For me, the most important thing about theatre is that, despite everything, it continues to be a collective art, and I believe it must be so at all of its levels. It is obvious that the clearest aspect in which this collective nature is highlighted is in performing, and precisely my development as a playwright (and as a stage director) has focused on finding the procedures, contents and specificities that enhance the collective nature of the performance. But it is also necessary for this collective nature to imbue all aspects of the theatrical phenomenon. It needs to be present in the performance, yes, but also in the processes of artistic creation, in the processes of production and in everything related with theatrical thought. And for me, forming part of the Fabulamundi community is precisely that: the opportunity to share a physical space, to share thoughts, ideas, viewpoints. To expand one’s view and see beyond administrative and artistic frontiers. To find each other. To be together. To look each other directly in the eyes.
Oriol Morales i Pujolar
Oriol Morales i Pujolar(1990) trained in performing arts management and playwriting at the Institut del Teatre de Barcelona, from where he graduated, and at the Obrador Internacional de Dramatúrgia de la Sala Beckett. Previously he had trained in acting, completing the studies plan of the Col·legi de Teatre de Barcelona. Professionally, he works in playwriting, stage directing and teaching in the field of theatrical writing and acting.
As a creator, he has written and directed shows of his own such as Com destruir una casa (Festival Temporada Alta/Sala La Planeta); Articulado ligero (Teatre Tantarantana); Bruels, winner of the Adrià Gual Award (Teatre Lliure/Festival Grec) and Granotes (La Pedrera/Festival TNT/Sala Beckett). He has undertaken commissions for companies such as Unter den Linden (directing Aprendre a nedar, by Sasha Marianna Salzmann, and Amor. Un exercici argumentatiu, by Sivan ben Yishai, both premiered at the Teatre Tantarantana), La Llarga (company for which he wrote the play Llançament, which won the Sala Sandaru Award and premiered at the Sala La Planeta) and Agitart (the company with which he collaborated on the dramaturgy for the dance show Dust, directed by Roger Fernández and which premiered at The Place, London.)
He is also the author of the plays Port llevant (Festival Temporada Alta playwriting trophy); Lume (that won a Sala Beckett writing grant); A la vall (that deserved the Carlota Soldevila creation grant awarded by the Teatre Lliure) and Com es moren els ocells (that was awarded the Carme Monturi0l writing grant by Barcelona City Council).
He has been assistant director to Helena Tornero for the shows Kalimat and El Futur, both premiered at the Teatre Nacional de Catalunya, and to Julio Wallovits at the show Argentinamiento, premiered at the Sala Beckett.
From the year 2016 until 2021 he formed part of the editorial committee of the journal (Pausa.), linked to the Sala Beckett. In the publishing sector he has collaborated with Editorial Vicens Vives and Enciclopèdia Catalana.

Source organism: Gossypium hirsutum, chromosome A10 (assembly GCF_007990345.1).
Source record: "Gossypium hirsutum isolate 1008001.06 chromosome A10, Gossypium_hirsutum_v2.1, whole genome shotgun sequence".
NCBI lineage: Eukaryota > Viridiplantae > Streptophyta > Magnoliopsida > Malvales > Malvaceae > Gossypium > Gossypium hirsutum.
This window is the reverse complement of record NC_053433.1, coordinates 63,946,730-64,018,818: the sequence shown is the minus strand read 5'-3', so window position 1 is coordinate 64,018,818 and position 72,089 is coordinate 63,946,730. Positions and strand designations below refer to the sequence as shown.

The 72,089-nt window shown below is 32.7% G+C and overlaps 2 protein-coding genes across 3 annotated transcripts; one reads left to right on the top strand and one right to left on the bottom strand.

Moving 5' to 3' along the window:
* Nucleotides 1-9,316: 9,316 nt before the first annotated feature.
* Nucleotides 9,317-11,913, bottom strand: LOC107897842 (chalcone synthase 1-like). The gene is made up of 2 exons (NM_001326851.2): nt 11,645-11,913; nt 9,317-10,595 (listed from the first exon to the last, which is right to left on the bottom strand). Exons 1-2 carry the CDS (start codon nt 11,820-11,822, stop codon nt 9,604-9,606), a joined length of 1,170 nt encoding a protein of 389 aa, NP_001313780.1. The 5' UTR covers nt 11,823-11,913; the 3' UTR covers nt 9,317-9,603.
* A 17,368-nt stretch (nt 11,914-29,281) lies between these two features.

Articulado ligero (2021)
Ramon is an actor and has come to tell us his story. He didn’t read it anywhere, he didn’t make it up, he didn’t explain it to a confident on a nostalgic night. Ramon has come to tell us his story, which is also his brother’s story. He has come to explain to us the trip around Europe that they made together some years ago looking for someone who could have been his grandfather. And Ramon has come to explain us that his brother never came back from that trip. That only he came back. And that for a long time he has not talked to anyone about this. This story could be based on real facts, but we will never know for sure. In the same way that we do not know for sure many of the things that our parents and our grandparents lived through. Maybe because they have not explained us those things or maybe because we have not listened to them either. Ramon, with the help of a friend, some old papers and a guitar, will try to reconstruct one of these stories. And maybe he could have written this story in a book, maybe he could have. But he preferred you to come and listen to it.
“Bruel” is a Catalan word. It is the singing of the bittern. A desperate, deep, unspeakable roar. And it is also the roar of two bulls killed in the mud of the marshes many centuries ago. It is the cries of the earth, yes, of the earth, of our earth. In these pages you will find the “bruels” that keep us awake at night against our will. Not all of them, just some. This is the story of a house that was burned down a long time ago. And we will explain to you that inside the burnt house two women were found. Two girls. Embraced. Dead. Calcined. And that no one ever knew that it was Hector who cremated the house. Or maybe they did know. Maybe everybody knew it from the beginning, but nobody ever said a thing.
Lalo is playing a song. And then he stops. And then he starts talking. And he talks about Laura, his girlfriend, and he talks about the apartment they lived in in Santiago de Compostela. And he says that Laura, one day, she left to the Walden Lake, at the north of the United States. And he tells us that she never came back. Lalo also has a box. A box with some stuff that belonged to Laura. A box with some stuff that belonged to Laura that they found on a motel in Concord, a few kilometers away from the Walden Lake. Lalo does not know what Laura was doing in the States. Lalo does not now a thing. But he will try to explain us everything.